The unlikely heroes of your writing career.
Just like there are no silly dreams if you are serious about the journey that can take you there, there are no silly or naive ideas when it comes to writing if you approach them in a committed manner.
The year was 2010 when I published a psychological analysis of one of my favorite animated movies, “Kung Fu Panda”.
It took me about two years to decide to write about the fluffy character on my main website, Psychology Corner.
Why? Because even though I could see the value in the interpretation of the symbolism and messages contained in the movie, I kept brushing the idea off as silly or naive.
I was studying psychology at the time and the blog was going to be my main channel to communicate newly acquired knowledge and opinions in the field.
It was going to be a serious venue — not rigid, but it definitely felt that addressing animations, which I highly enjoyed and still enjoy watching, was going to somehow make my platform less credible.
The feeling was accentuated and almost confirmed whenever I tried to reference the movie in various talks with my colleagues or friends.
The metaphors were there, the healing and inspirational messages were definitely there, but everyone I talked to seemed to only consider this an element of my child-like segment of the self.
So, they smiled politely and we’d move on to another subject.
What is there to write and discuss about an animated movie anyway?
Back then I was mainly focusing on my studies — which took up a lot of time, so I hadn’t yet discovered the vast world of psychological analysis regarding popular culture.
When I found out that one of my Italian Rorschach tutors — a psychoanalyst — had written a thesis on the phenomenon of manga comics, it was such an “aha!” moment for me.
But I was still in a tiny bubble where this was seen as naive.
It’s funny how the idea of failing to pursue one’s dreams or goals simply because they get mislabeled as “silly” is present at the beginning of “Kung Fu Panda” itself.
Po’s father renounced his dream of starting to cook tofu — which was a big jump from cooking noodles — because the change was just a silly dream. So he remained a noodle cook for the rest of his life.
Unlike Po’s dad, I decided to pursue the impulse and write a psychoanalysis-informed interpretation of the animation.
The elements I addressed ranged from imagery to the way one’s environment shapes and limits an individual’s belief systems and independence of thought, to concepts such as destiny, legacy, and performance beyond one’s own expectations.
I analyzed every scene that I felt conveyed an inspirational or deep meaning, every line that could guide one’s own personal growth and perspective regarding the world and themselves, and listed every connection that I could think of.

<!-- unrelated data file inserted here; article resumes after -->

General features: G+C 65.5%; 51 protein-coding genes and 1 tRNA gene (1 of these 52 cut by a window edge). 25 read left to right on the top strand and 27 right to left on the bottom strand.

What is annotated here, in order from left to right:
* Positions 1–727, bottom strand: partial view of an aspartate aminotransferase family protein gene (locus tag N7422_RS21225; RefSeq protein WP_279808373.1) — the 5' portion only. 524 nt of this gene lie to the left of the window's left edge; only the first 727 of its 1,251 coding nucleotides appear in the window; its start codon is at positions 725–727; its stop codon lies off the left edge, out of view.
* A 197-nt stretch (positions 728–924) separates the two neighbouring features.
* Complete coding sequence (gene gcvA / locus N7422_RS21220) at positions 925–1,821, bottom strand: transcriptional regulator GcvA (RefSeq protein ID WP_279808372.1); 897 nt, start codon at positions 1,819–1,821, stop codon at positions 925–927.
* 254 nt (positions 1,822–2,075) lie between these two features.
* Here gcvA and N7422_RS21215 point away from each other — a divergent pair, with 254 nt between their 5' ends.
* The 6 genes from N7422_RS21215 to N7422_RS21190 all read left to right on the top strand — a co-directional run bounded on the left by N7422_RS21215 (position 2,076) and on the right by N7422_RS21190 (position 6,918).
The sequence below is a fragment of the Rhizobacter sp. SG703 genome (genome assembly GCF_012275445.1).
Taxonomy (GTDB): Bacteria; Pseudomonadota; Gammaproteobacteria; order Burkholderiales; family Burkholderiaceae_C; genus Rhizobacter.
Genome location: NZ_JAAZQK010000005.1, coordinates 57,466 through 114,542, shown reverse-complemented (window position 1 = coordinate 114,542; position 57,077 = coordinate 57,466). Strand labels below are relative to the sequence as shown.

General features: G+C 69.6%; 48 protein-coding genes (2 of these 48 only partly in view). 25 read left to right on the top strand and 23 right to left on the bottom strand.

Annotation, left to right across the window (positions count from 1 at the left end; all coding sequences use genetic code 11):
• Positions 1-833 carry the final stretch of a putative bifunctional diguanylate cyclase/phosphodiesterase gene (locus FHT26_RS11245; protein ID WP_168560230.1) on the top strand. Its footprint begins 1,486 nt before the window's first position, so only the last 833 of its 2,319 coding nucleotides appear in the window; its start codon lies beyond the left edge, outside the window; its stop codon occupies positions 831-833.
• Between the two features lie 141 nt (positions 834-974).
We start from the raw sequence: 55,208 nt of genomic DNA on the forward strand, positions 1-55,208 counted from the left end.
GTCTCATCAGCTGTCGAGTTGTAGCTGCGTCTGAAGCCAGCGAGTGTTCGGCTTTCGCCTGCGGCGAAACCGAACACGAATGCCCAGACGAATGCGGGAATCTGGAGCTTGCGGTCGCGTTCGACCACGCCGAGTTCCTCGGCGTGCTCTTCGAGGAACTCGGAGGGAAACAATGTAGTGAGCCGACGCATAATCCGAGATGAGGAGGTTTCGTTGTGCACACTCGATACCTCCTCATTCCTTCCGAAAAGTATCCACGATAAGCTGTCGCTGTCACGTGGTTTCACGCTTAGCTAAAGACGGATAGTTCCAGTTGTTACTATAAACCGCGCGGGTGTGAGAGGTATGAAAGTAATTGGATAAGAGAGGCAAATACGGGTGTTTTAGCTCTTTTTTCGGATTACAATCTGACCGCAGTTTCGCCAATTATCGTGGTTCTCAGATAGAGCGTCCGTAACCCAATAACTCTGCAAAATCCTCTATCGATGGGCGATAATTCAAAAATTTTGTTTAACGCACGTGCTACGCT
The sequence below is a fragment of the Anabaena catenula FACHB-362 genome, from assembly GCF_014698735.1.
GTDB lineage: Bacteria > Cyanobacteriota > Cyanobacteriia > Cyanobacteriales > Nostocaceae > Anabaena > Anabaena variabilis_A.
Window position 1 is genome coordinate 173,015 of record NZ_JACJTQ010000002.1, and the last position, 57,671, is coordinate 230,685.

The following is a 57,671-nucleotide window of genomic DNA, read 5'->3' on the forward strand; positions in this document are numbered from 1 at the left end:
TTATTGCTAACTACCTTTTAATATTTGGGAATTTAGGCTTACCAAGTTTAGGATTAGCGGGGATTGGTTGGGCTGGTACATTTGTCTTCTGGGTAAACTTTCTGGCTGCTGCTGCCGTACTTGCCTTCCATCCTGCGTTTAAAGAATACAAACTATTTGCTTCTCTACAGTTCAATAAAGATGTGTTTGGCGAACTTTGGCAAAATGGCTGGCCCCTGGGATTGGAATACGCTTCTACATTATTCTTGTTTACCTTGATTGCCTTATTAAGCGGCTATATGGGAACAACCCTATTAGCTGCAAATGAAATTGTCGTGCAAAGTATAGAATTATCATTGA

Little did I know back then, but this was an incredible exercise for my own training as a psychologist. I was putting my knowledge to good use. In a fun way, too!
Long story short, publishing the psychological analysis marked the beginning of what ended up being the main strength of my blog — popular culture analysis, as well as the analysis of various social contexts, represent the most successful posts on the platform.
They are also the ones that I enjoy writing the most and have activated professional collaborations that I’d never think could stem from such endeavors!
In fact, “The Kung Fu Panda Metaphor” is my 3rd most-read post on the website.
I then moved on to write about many other elements of popular culture, and most of them received tens of thousands of views, some even over 100K, and continue to generate robust traffic each month, even if some were written a decade ago.
10 (Psychological) Reasons why we like Dexter Morgan
Brief Psychological Interpretation of Santa’s Image — as depicted by Thomas Nast
The Dark Psychology Behind Pokémon Go
10 (Psychological) Reasons Why We Like Michael Corleone
Providential Agent of Chaos: The Psychology of “Messiah” | NETFLIX Series
10 (Psychological) Reasons Why We Like Mrs. Danvers | Rebecca (2020) | Movie Analysis
11 Psychological Hits and Misses in “Bridgerton” | Bridgerton (2020) | Movie Analysis
10 (Psychological) Reasons Why We Like Benjamin Linus | “Lost” Series | Movie Analysis
The Psychology Of “The Haunting of Bly Manor” (2020) | Movie Analysis
Randonautica: A Dark Phenomenon, Predictive of a Dangerous Future | Adventure Game Analysis
The moral of the story is to not be afraid to pursue what others — and at times even yourself —may deem as silly dreams or childish objectives.
Your goals have to only make sense to you, you’re the only one who needs to understand the why behind them.
Just make sure that you treat them well — as in, put in the effort and be committed to the work itself — and they will treat you well right back.
The rewards are pretty great, not gonna lie.
Ultimately, remember that writing is an act of courage — you put yourself out there, it makes you vulnerable — , responsibility — be ready to defend what you write, and accountability — be ready to be judged and held accountable for every word you put on screen or paper.
It sounds complicated, but it really isn’t when your motivation is linked to inner rewards such as feelings of accomplishment and having done the right thing for yourself and those who may share your interests and views.
When you bring your authentic self into your writing, there’s no silly post or piece of content, and that makes it all worth it.
So, next time you’re in doubt… Don’t be afraid and psychoanalyze the panda!
Thank you for reading.
This article was originally published on an external platform on May 17, 2022.